From Chuck Todd, Mark Murray, Domenico Montanaro, and Carrie Dann
*** Obama crosses 270: After moving the battlegrounds of Colorado and Virginia from Toss-up to Lean Obama, the Democratic presidential nominee now has crossed the 270 Electoral Vote threshold in NBC's electoral map. One week before the election, Obama leads McCain 286-163, up from his 264-163 advantage a week ago. As we pointed out on Friday, the significance of moving Colorado and Virginia into Obama's column is this: If Obama wins those two states, plus Nevada, he can still get to 270 -- even if he loses Florida, Ohio, and Pennsylvania. In addition to the Colorado and Virginia changes, we have moved McCain's home state of Arizona from Likely McCain to Lean McCain, a tip to the reality that Arizona, without McCain on the ticket, would have been a contested battleground. A new poll conducted by a Democratic group found McCain with just a four-point lead over Obama in the state, 48%-44%. This comes on the heels of private polls we have seen that show the presidential contest to be tight in Arizona. In addition, McCain's collapse in Hispanic support is contributing to this downturn here as well. Of course, it's worth pointing out that our map reflects how things stand right now. Yet, with eight days remaining, McCain is running out of time to change the dynamics of the race.
Video: NBC Political Director Chuck Todd offers his first read on a new set of polls from the battleground map and discusses the importance Colorado and Virginia have come to play as they shift from 'toss-up' to 'Obama'.
Likely Obama: CA, CT, DE, DC, HI, IL, ME, MD, MA, NY, OR, RI, VT, WA (175 electoral votes)
Lean Obama: CO, IA, MI, MN, NH, NJ, NM, PA, VA, WI (111 votes)
Toss-up: FL, IN, MO, NV, NC, OH (89 votes)
Lean McCain: AZ, GA, MT, NE 02, ND, SD, WV (40 votes)
Likely McCain: AL, AK, AR, ID, KS, KY, LA, MS, NE (the rest of the state), OK, SC, TN, TX, UT, WY (123 votes)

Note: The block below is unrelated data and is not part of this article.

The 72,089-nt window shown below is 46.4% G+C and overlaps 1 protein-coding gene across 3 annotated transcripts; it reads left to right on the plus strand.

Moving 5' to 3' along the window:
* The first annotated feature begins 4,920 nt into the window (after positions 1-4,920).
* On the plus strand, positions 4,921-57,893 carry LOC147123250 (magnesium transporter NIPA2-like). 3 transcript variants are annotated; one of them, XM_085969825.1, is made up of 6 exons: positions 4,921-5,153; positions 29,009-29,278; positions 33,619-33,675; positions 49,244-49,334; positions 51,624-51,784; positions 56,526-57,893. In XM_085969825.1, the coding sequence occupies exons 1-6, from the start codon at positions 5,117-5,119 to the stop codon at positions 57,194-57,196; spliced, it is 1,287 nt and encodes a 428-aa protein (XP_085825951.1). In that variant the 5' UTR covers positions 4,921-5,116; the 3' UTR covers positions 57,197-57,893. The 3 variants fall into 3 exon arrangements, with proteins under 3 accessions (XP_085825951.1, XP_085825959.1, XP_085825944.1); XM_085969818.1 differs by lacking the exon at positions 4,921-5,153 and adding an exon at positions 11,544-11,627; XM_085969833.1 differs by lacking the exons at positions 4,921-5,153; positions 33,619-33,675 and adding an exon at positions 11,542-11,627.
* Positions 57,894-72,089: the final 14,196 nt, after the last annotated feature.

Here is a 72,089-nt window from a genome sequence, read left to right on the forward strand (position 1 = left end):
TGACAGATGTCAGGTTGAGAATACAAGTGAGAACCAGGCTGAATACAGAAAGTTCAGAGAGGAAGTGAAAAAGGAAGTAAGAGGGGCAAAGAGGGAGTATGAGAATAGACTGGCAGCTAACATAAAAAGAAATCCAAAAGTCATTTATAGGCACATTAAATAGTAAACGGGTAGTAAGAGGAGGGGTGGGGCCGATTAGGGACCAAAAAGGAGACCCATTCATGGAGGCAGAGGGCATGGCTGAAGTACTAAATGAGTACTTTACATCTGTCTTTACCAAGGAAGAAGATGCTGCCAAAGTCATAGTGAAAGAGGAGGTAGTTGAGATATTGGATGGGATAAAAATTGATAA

*** Obama's closer: In a speech from Canton, OH that his campaign is billing as his closing argument, Obama today will contend that his candidacy represents a change from President Bush's economic policies and philosophy -- which he says McCain will follow. "When it comes to the economy, when it comes to the central issue of this election, the plain truth is that John McCain has stood with this President every step of the way," he will say, according to excerpts of the speech. What's more, Obama will call for changing the tone in Washington. (But haven't we heard this before? Both Bush 43 and Clinton 42 promised this.) "[T]he change we need isn't just about new programs and policies. It's about a new politics -- a politics that calls on our better angels instead of encouraging our worst instincts; one that reminds us of the obligations we have to ourselves and one another." What's interesting here is his avoidance of mentioning the potential for unchecked Dem political power in Congress. Also, he's trying to turn the "readiness" tables on McCain by painting him as "risky" because of his shared philosophy with Bush. By the way, as for the unchecked power, did Hillary Clinton and Al Franken accidentally do the GOP a favor with the TV ad she's running for him that touts 60 Senate seats and the potential for Franken to be No. 60?